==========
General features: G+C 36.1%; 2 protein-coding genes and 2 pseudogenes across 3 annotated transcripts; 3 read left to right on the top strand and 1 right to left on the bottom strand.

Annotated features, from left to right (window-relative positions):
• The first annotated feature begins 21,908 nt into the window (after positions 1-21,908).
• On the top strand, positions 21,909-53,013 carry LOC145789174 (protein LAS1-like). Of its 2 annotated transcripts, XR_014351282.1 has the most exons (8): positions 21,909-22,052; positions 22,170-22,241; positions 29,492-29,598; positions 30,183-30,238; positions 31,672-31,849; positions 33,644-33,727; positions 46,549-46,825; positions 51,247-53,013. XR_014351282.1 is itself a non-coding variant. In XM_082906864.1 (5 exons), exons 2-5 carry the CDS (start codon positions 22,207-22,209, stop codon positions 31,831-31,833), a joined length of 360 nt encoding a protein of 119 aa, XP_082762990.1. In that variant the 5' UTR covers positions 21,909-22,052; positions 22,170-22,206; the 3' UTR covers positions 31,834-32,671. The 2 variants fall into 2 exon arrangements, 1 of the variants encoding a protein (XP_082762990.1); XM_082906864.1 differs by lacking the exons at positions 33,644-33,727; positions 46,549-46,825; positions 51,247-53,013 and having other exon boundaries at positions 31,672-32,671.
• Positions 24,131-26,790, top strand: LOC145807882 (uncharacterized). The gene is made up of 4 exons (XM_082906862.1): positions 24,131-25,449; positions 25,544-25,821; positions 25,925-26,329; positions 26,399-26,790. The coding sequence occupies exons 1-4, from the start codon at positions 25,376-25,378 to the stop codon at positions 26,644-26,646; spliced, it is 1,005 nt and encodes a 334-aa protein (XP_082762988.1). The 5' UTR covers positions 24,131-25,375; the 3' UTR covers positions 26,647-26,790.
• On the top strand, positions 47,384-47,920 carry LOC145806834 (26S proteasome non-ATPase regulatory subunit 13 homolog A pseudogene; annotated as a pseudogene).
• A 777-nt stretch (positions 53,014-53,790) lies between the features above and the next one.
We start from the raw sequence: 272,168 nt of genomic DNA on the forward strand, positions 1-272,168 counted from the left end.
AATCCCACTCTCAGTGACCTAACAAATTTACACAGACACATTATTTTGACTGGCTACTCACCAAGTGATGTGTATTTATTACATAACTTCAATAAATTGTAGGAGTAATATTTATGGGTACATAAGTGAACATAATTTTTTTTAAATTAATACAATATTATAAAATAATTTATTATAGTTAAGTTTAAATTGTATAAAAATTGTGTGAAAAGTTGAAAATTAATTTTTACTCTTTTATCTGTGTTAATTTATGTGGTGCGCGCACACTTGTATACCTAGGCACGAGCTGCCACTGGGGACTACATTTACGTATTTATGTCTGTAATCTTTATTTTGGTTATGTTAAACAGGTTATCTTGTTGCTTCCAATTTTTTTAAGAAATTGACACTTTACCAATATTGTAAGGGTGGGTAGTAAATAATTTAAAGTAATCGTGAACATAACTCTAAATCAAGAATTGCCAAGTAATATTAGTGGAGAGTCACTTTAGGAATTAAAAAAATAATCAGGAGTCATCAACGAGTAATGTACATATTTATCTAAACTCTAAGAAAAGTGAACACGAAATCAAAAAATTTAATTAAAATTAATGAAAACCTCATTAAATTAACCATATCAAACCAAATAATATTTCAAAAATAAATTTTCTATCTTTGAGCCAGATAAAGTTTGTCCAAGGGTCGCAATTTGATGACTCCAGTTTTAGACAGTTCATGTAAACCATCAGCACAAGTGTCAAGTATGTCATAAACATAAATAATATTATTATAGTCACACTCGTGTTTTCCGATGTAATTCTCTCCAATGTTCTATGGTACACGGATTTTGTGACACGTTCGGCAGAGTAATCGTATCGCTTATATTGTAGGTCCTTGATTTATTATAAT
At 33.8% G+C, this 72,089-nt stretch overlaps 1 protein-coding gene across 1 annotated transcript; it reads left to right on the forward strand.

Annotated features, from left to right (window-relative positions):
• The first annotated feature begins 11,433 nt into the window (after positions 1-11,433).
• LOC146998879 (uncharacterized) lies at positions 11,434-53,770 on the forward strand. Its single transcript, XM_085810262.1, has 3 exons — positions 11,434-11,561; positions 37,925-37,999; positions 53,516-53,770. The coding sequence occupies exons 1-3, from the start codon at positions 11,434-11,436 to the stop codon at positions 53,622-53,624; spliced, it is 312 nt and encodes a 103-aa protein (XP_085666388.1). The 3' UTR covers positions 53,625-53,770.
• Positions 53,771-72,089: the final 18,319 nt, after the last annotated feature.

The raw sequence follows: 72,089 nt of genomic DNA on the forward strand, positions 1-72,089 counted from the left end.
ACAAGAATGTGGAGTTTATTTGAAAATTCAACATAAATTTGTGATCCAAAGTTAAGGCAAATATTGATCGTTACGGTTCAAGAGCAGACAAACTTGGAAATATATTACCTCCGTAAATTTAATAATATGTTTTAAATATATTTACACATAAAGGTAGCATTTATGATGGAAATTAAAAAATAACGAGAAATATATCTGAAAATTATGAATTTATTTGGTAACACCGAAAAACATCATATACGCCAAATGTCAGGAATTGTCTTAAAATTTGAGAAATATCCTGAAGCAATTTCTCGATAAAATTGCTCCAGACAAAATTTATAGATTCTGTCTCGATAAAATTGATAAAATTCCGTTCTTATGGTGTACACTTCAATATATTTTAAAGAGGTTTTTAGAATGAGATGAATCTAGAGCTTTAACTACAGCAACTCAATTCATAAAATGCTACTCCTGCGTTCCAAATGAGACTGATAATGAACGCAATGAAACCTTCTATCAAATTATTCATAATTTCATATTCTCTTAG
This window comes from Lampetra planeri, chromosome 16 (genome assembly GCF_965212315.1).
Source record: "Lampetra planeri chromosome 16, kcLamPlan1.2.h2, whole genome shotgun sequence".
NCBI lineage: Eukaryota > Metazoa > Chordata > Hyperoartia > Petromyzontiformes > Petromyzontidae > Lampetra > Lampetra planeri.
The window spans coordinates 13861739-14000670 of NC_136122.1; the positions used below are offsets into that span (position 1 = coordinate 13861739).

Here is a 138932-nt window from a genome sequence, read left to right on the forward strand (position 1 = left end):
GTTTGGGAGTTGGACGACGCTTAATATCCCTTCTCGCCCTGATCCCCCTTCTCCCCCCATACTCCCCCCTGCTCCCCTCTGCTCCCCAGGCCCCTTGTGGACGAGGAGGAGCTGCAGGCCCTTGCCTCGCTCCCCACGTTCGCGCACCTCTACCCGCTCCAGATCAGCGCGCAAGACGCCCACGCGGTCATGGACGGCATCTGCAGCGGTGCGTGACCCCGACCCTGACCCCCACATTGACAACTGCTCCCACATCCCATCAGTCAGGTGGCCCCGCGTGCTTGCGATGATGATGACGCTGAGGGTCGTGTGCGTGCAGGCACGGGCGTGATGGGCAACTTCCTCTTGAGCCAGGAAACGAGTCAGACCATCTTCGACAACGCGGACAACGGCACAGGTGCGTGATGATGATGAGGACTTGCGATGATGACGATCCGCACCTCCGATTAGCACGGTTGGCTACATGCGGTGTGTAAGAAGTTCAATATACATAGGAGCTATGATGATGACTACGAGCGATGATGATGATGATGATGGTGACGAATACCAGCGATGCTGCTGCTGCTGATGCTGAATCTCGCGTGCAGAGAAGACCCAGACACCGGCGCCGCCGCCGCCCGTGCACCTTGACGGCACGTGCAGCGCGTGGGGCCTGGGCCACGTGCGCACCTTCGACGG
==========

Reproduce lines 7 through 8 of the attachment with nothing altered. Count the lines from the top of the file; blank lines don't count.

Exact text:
• A 777-nt stretch (positions 53,014-53,790) lies between the features above and the next one.
We start from the raw sequence: 272,168 nt of genomic DNA on the forward strand, positions 1-272,168 counted from the left end.